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15 March 2015 - Water, a Valuable and Necessary Resource

Growing up in the Midwest where we generally receive ample rainfall every crop year, we don’t think a great deal about water. In 1992 I built a home in Scottsdale, Arizona, in the heart of the desert, which has become a major retirement destination for snow birds from the North, Midwest and Northeast. The result is the Valley of the Sun has exploded from a few cattle ranches, cotton and produce fields to a metropolitan area of five-million people

I quickly became aware of the value of water and how precious it can be, because the first time I received a monthly water bill for my residence, I thought it was an offer for my house. I then realized that water is a commodity to be used wisely and sparingly.

Earlier this month, the Sunday Arizona Republic devoted its front page to a huge photograph of a couple of ranchers moving a few cattle across a highway under the headline ‘Old West vs. New West’. The story was basically about water and agriculture’s use of water because there are many newcomers in the Valley who feel the desert is not the place for farming and ranching.

Yet, without the desert’s production in the winter time, fresh fruit and vegetables would be scarce and very expensive in the cold areas of the nation that can’t produce crops six months of the year. We really need the production that comes from the West, mainly California and Arizona where many producers compete for precious water from the Colorado River that also provides water for cities like Las Vegas, Los Angeles and Phoenix that have gone through a huge population growth since the 1950's.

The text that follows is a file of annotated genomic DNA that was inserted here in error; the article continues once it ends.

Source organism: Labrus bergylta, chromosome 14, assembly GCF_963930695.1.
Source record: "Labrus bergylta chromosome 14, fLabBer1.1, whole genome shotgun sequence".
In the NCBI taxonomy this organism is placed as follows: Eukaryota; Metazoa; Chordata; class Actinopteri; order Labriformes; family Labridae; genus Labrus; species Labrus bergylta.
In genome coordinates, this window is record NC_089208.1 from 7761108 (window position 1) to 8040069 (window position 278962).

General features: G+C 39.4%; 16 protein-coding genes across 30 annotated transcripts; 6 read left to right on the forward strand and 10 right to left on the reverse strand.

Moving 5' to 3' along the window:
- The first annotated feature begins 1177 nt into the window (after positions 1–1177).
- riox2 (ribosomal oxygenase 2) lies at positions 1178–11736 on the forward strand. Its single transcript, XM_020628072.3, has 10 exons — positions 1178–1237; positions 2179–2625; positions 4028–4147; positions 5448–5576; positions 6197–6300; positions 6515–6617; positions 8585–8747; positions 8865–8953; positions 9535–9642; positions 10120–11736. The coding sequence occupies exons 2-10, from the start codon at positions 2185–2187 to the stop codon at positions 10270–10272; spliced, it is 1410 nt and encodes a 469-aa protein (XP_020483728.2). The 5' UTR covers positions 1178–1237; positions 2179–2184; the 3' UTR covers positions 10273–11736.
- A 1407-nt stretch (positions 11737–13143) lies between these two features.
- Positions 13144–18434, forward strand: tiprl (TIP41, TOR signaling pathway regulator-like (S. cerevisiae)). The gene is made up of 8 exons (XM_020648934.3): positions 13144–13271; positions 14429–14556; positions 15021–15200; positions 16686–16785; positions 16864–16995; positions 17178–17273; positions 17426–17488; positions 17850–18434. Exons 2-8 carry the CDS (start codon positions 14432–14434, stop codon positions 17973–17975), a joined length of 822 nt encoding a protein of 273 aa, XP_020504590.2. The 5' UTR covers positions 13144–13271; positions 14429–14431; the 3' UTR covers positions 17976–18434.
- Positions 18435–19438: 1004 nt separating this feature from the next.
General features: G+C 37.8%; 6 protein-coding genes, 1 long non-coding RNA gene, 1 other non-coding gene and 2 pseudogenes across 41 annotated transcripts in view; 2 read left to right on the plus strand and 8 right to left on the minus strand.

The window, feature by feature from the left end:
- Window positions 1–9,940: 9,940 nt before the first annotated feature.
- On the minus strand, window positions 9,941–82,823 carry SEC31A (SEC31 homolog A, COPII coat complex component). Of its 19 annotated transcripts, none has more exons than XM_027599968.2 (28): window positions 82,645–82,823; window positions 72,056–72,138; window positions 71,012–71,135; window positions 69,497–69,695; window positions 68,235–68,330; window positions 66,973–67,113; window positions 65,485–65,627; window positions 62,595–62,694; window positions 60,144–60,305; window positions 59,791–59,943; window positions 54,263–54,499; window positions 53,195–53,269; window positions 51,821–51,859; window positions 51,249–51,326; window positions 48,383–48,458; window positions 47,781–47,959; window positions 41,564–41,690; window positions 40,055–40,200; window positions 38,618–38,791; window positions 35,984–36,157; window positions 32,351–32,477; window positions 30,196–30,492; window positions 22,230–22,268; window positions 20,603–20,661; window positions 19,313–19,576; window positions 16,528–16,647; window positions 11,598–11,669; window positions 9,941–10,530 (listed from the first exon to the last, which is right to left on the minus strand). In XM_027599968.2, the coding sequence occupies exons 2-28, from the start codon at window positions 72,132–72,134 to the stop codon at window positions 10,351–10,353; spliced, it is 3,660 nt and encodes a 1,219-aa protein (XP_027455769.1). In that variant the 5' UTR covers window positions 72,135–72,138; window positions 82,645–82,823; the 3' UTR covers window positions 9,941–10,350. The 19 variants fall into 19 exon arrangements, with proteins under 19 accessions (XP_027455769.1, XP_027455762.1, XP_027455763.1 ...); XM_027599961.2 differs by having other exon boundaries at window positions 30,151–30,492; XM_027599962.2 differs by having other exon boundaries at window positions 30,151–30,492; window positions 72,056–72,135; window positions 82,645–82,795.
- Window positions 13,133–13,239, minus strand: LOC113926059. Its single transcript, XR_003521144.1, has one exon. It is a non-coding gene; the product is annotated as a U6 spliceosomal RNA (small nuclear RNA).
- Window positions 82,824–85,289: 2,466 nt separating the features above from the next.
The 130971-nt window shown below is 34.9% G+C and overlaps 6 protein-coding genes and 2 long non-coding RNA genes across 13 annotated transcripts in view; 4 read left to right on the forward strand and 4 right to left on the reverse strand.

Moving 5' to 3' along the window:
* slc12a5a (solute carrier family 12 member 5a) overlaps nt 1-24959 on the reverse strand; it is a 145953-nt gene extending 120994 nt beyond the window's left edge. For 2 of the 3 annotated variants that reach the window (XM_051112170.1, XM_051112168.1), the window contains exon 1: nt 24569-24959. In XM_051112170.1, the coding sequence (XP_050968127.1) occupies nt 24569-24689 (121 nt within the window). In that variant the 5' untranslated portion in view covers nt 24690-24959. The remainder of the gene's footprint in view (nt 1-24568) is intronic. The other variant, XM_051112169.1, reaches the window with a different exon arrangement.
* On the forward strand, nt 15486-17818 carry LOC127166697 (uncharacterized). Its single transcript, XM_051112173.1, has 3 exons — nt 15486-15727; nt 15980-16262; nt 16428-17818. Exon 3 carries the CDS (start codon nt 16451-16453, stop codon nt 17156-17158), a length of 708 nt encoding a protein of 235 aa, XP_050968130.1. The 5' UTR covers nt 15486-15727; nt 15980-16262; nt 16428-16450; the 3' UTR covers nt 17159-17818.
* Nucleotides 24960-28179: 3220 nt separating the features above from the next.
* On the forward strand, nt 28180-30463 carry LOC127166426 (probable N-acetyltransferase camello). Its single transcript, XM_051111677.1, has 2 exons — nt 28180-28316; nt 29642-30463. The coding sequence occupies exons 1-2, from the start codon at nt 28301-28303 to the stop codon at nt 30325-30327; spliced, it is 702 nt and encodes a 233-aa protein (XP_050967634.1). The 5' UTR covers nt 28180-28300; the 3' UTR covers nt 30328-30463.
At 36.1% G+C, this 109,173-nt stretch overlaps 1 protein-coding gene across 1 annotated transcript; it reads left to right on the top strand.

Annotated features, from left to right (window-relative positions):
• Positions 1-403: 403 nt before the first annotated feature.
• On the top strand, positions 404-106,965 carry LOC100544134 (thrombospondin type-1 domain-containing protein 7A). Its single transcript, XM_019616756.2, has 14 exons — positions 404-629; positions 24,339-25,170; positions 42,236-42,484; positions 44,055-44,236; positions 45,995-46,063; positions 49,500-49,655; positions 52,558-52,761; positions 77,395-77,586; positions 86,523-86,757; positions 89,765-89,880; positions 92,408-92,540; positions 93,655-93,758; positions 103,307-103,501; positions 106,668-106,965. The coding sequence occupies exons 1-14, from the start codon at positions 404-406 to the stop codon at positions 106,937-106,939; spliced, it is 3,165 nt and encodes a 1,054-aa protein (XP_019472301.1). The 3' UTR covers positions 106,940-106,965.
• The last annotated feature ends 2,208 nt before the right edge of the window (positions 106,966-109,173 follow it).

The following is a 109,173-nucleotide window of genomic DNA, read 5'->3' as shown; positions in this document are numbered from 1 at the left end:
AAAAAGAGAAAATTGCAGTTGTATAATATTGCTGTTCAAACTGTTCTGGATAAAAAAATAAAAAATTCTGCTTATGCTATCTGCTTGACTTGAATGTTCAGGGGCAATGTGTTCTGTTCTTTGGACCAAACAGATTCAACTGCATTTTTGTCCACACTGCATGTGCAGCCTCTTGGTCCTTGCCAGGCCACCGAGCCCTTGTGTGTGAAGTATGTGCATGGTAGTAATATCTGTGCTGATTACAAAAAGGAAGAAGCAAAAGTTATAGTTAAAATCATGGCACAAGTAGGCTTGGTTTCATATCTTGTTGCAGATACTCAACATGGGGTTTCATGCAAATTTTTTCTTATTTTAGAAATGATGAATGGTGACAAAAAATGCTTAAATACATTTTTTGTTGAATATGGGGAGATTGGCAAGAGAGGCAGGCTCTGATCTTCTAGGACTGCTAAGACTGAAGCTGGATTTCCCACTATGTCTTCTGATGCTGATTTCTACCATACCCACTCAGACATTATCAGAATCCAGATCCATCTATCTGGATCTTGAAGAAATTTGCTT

So, who should get the water? Urban dwellers say they need it to flush their toilets, water their lawns and wash their cars, and they say farmers and ranchers should move to states where there is more rainfall. Farmers and ranchers say “We were here first and you have no right to take all of our water and destroy our way of life.”

Seven states take water from the Colorado River. With the multi-year drought and the lack of snow pack and rainfall in the Sierra’s and Rockies, California farmers have already been told they will not get their quota of water for the 2015 crop year.

We are long overdue to start formulating a national water-use policy to make the best use of water across the country. Agriculture has made great strides in water-use efficiency and urban areas need to step up their practices. We must never forget that without water, there is no food or fiber.

My thoughts on Samuelson Sez.